SAO PAULO, May 2 (Reuters) - More Brazilian companies will face increasing liquidity risk through next year as rising borrowing costs and the harshest recession in decades hamper their ability to service debt, Moody’s Investors Service said on Monday.
A Moody’s team of analysts led by Erick Rodrigues said in a report that the number of companies facing high funding risks rose to 33 percent last year, from 28 percent in 2014. More debt is maturing than companies can generate cash to make payments, while banks are refinancing fewer loans, the analysts said.
The report underscores the problems in Brazil’s strategic industries, which are reeling from the country’s worst recession in over a century, slumping global commodities prices and fallout from a corruption scandal at state firms. Some economists have said the downturn has been the worst since 1901.
The scandal and a probe known as “Operation Car Wash” are hampering the ability of oil, engineering and services companies to honor their debt, a recent central bank report showed.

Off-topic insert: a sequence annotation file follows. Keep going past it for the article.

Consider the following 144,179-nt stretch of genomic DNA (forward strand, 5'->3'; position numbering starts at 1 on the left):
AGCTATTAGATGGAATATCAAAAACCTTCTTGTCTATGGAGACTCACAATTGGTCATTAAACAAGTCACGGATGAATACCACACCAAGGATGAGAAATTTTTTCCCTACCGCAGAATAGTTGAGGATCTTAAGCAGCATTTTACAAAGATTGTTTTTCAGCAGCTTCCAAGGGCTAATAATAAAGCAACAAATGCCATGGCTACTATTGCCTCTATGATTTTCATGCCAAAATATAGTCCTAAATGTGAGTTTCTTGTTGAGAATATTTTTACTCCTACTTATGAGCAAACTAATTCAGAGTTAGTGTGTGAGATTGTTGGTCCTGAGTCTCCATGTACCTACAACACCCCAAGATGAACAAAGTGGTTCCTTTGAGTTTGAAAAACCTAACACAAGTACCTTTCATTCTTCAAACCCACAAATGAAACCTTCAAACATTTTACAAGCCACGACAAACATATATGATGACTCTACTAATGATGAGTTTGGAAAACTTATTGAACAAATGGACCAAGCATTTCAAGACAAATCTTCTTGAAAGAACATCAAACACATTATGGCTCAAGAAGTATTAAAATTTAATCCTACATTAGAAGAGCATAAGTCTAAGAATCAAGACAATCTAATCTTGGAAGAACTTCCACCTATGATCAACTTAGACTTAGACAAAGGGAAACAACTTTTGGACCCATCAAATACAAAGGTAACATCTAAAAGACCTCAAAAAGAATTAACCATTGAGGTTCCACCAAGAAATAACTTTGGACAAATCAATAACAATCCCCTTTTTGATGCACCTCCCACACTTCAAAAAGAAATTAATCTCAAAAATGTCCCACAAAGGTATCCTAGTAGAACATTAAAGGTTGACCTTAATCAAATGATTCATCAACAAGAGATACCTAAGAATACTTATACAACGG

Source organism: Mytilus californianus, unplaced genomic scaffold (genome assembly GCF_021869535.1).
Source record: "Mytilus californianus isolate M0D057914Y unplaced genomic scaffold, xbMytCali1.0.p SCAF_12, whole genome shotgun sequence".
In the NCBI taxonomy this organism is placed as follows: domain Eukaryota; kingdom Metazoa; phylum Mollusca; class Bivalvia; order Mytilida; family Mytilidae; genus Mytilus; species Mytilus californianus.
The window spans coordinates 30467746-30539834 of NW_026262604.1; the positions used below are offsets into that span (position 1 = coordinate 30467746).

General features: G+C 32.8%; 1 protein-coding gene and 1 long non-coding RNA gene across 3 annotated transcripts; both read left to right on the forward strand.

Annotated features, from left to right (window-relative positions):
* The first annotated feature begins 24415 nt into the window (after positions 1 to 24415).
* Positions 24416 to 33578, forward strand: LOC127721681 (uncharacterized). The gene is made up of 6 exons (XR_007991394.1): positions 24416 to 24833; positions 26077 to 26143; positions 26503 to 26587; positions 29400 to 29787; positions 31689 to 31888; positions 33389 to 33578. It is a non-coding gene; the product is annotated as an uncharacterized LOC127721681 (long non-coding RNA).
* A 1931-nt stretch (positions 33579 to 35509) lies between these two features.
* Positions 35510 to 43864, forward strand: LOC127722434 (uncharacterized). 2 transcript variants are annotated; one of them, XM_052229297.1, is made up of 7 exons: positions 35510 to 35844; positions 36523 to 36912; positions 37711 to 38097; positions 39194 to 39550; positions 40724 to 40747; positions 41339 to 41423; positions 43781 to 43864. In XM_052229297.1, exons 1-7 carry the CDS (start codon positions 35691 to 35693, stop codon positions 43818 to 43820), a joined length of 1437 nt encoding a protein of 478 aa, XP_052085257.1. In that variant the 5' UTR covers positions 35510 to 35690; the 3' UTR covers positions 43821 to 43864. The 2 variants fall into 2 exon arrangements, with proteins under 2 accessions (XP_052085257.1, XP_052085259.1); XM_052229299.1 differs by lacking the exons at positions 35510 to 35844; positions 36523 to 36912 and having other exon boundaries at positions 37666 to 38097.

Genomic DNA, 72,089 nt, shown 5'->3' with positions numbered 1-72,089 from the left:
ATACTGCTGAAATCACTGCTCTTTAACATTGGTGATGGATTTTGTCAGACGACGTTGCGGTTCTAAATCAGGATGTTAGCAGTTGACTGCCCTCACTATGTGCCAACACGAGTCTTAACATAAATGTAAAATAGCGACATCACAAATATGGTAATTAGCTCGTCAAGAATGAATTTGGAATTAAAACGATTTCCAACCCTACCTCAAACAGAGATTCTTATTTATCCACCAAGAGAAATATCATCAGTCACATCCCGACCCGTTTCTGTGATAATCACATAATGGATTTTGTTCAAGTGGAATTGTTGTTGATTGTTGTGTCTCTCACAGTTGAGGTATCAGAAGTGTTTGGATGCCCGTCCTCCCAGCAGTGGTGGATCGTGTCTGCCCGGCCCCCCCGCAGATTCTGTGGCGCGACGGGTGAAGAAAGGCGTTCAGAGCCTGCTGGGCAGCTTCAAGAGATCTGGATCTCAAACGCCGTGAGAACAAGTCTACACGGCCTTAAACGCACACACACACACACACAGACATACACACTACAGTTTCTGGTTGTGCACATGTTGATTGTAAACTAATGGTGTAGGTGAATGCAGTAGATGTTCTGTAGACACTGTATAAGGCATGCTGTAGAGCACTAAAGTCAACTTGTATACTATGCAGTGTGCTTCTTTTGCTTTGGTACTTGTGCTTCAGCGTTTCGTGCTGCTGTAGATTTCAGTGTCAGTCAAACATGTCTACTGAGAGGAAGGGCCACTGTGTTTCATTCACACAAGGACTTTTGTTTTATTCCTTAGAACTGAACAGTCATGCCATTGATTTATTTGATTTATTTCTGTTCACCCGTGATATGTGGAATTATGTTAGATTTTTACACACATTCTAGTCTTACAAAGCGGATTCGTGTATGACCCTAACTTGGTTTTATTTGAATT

Companies have been selling assets, cutting costs or downsizing to conserve cash, but raising funds has been a challenge for the oil and gas, homebuilding, transportation, telecommunications and media, and metals and mining industries, Moody’s said.
Downgrades by rating agencies of Brazil’s sovereign debt to below investment-grade since last year have led to “higher interest rates, more selective lending, and more expensive risk premiums, all of which sharply reduced capital market activity and made banks more cautious,” the report said.
With bankruptcy filings up 150 percent this year and the economy poised to contract by about 4 percent for a second straight year, lenders are cutting credit access for small and large corporate borrowers, or refinancing loans only for existing clients. Banks had about 130 billion reais ($37 billion)in refinanced and restructured loans on their books last year, according to central bank data.
The report used different gauges to measure 24-month sources of liquidity risk for 46 Brazilian non-financial and non-utility companies. These include miner Vale SA, steelmaker Cia Siderúrgica Nacional SA, homebuilder PDG Realty SA and state-controlled oil producer Petróleo Brasileiro SA.
$1 = 3.4934 Brazilian reais Reporting by Guillermo Parra-Bernal; Editing by Richard Chang
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